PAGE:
Press release

Tamping and ploughing go digital

Plasser & Theurer embraces innovative 3D simulation

Aviation is not the only sector that uses modern simulation technology - the Austrian global market leader for track maintenance machines also uses it for seminars and training courses. The VR ballast regulating simulator represents a new generation of 3D simulation technology.

Plasser & Theurer in brief

Plasser & Theurer has been the world's technology leader in the field of track maintenance machines for 68 years. Numerous developments in a wide range of fields will ensure it retains this position for years to come. At the same time, the Austrian family business is in the process of expanding its customer services on a large scale. That makes them your first point of contact for your track maintenance machine needs.

  • Founded in 1953
  • Around 2,000 members of staff in Austria
  • Around 5,000 members of staff worldwide (at 19 partner firms throughout the world and in Austria)
  • Range of products: Machines and systems for laying and installing, renewing and maintaining tracks and overhead lines
  • Since 1953, more than 16,700 heavy-duty machines have been supplied to 109 countries
  • Export rate of 93 %

Further information

Modern track maintenance is characterised by complex machinery. Its work output and work quality are contingent on its operating staff’s qualifications. That’s why Plasser & Theurer started using innovative, efficient instruction and training methods early on. The development of 3D simulators has been ongoing since nearly ten years. They allow you to train your skills in operating entire machines without the risk of harming the machine or infrastructure. Operating errors may cause significant damage, especially in the early stages of training.

2011: the year of the first 3D simulator for track maintenance machines

The first stationary simulator was built back in 2011. Trainees would sit down in a detailed replica of a tamping machine's work cab. They used the control elements built into the armrests of the seat, the original operating desk, and the touch panel for the CWS computer working system; the tactile aspect was completely realistic. As is the case with the actual machine, they operated the tamping unit with a pedal. The first simulation model offered a variety of track-tamping scenarios in which trainees had to showcase their skills: mastering obstacles such as level crossings, inductive track magnets, cable ducts, or signal switching mechanisms.

New technologies enhance the range of training options

The first simulator used rear projectors to visualise processes; this technology is relatively expensive and requires a great deal of space. The next generation used modern displays instead. As a result, all of the technology could fit into a mobile container. In addition to the work cab, it also simulated a front cab. This also allowed trainees to practise commissioning and driving a tamping machine.

This first mobile 3D simulator was presented at iaf, the International Exhibition for Track Technology, in Münster, Germany in 2013. Two years later, the first 3D simulator for turnout tamping machines followed. Its development allowed users to train in far more complex working conditions. Motivated by its successful operation in Germany and Austria, Plasser & Theurer's international partner companies also opted to use simulation technology. In 2015, Plasser American received a simulator for the GRM 3000 compact tamping machine.  In 2017, Plasser India put the stationary simulator for a 09-3X track tamping machine into operation.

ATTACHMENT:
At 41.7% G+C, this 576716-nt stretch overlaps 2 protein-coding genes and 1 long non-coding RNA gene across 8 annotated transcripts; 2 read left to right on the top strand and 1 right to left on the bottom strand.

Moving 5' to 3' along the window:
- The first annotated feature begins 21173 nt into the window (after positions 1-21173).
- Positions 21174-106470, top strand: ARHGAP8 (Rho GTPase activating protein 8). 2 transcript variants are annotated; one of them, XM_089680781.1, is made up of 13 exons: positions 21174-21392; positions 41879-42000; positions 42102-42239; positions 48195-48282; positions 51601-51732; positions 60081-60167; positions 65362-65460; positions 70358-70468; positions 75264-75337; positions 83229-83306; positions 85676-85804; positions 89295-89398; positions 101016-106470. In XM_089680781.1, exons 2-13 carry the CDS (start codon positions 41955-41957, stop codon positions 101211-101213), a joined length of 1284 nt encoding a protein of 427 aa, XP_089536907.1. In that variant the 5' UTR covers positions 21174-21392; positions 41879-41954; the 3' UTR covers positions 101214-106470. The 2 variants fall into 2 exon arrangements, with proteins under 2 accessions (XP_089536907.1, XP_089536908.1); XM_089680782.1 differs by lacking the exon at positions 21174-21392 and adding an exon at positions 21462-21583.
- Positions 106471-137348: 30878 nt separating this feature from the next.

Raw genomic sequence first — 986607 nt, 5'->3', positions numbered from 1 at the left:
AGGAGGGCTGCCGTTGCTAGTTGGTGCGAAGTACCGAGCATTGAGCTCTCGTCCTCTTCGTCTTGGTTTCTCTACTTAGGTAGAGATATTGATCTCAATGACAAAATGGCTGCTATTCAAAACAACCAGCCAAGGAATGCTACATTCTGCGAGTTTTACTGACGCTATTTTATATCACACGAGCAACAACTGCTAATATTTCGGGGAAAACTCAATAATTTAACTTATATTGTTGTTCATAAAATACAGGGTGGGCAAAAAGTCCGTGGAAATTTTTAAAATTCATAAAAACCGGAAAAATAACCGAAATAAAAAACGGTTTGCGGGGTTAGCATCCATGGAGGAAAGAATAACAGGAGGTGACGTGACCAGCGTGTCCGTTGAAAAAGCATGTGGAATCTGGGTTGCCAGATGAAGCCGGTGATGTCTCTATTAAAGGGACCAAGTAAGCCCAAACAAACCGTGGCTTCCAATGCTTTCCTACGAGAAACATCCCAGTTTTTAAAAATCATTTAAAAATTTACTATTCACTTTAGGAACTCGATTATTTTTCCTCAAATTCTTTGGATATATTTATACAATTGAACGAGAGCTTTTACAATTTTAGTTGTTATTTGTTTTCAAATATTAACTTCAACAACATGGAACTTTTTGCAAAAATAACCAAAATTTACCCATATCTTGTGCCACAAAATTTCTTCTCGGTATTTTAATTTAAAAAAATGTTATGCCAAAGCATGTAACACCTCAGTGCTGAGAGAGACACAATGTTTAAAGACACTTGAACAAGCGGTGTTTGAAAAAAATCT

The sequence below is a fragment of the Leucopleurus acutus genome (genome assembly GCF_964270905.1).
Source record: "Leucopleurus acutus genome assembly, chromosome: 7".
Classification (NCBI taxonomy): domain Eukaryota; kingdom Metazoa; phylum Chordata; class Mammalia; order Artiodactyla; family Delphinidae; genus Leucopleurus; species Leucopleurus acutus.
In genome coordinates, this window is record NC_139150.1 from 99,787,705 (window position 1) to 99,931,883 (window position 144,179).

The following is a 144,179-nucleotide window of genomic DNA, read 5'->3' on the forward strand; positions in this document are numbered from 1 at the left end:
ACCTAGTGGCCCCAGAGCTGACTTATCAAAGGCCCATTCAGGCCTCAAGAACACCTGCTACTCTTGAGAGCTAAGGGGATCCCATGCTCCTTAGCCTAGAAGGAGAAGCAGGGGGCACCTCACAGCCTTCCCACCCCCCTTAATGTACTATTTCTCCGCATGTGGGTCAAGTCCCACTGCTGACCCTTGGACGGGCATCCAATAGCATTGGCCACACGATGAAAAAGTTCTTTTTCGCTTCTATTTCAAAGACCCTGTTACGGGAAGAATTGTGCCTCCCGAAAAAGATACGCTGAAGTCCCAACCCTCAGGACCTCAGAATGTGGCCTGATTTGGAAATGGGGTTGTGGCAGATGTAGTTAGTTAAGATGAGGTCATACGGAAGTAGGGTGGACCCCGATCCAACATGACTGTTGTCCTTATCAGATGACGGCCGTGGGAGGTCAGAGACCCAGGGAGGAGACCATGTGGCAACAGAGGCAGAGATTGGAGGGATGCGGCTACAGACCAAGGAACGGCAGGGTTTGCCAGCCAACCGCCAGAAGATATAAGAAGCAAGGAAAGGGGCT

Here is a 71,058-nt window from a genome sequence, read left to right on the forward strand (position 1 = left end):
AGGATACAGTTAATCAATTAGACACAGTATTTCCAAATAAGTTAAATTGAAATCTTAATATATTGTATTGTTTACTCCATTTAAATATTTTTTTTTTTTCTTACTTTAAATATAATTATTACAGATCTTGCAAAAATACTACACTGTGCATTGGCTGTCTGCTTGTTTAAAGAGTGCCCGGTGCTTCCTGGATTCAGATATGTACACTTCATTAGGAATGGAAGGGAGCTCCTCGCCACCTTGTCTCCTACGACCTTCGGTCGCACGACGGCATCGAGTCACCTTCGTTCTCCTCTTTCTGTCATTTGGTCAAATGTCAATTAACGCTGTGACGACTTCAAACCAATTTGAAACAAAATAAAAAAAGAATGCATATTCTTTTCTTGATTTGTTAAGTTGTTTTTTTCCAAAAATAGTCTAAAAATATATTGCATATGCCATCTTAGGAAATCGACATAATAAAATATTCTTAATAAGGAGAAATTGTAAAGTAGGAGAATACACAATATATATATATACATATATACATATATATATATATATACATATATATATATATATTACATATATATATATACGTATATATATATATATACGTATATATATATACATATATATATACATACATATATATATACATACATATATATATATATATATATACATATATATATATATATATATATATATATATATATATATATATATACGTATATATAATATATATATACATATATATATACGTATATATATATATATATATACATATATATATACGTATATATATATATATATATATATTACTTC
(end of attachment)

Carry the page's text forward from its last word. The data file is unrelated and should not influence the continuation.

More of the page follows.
Simulation technology goes beyond training

One notable aspect, and one which should not be underestimated in the future, is the use of simulation technology in settings that are not related to training. For example, it was used in the development of “PlasserSmartTamping – The Assistant”, a turnout tamping assistance system. This technology is the first major step towards automated tamping. Specifically, the 09-4x4/4S turnout tamping simulator was used here, serving as the turnout tamping machine’s “virtual twin”. As a result, development cost savings were significantly higher. These funds would have been needed for test procedures with real machines otherwise.

The latest simulation technology for ballast regulating machines

Developing and building individual 3D simulators is a costly undertaking. For that reason, Plasser & Theurer always endeavours to keep these expenses to a minimum. A major advancement in this direction was successfully designing the first VR ballast regulating simulator. This simulator was the first to combine software with VR glasses. Trainees simply put on the VR glasses and enter commands using a controller. A space of 3 m2 per person is sufficient. This simpler equipment makes the new generation of simulators much more affordable as well as more mobile, thereby ensuring greater flexibility.

The VR ballast regulating simulator is not only suitable for Plasser & Theurer’s larger ballast regulating machines: it can also be used for machines with fewer functions available. As a result, the simulator lends itself to almost all of our current ballast distributing and profiling machines.

Training in ten-day intervals

Approximately 3,500 machine operating employees have attended the Linz Training Centre in the last ten years. In the past, most practical training took place on the customer’s premises. Today, all trainees acquire their first practical experience using tamping machines on the simulators in Linz. Performing the first tasks on the new machine is easier, quicker, and safer as a result. According to Plasser & Theurer's Customer Services, this aspect highlights the advantages of simulation technology. It offers proof that the following aim has been achieved: to increase operating staff’s qualifications in an efficient way and, as a result, to make machine operation even more cost-effective.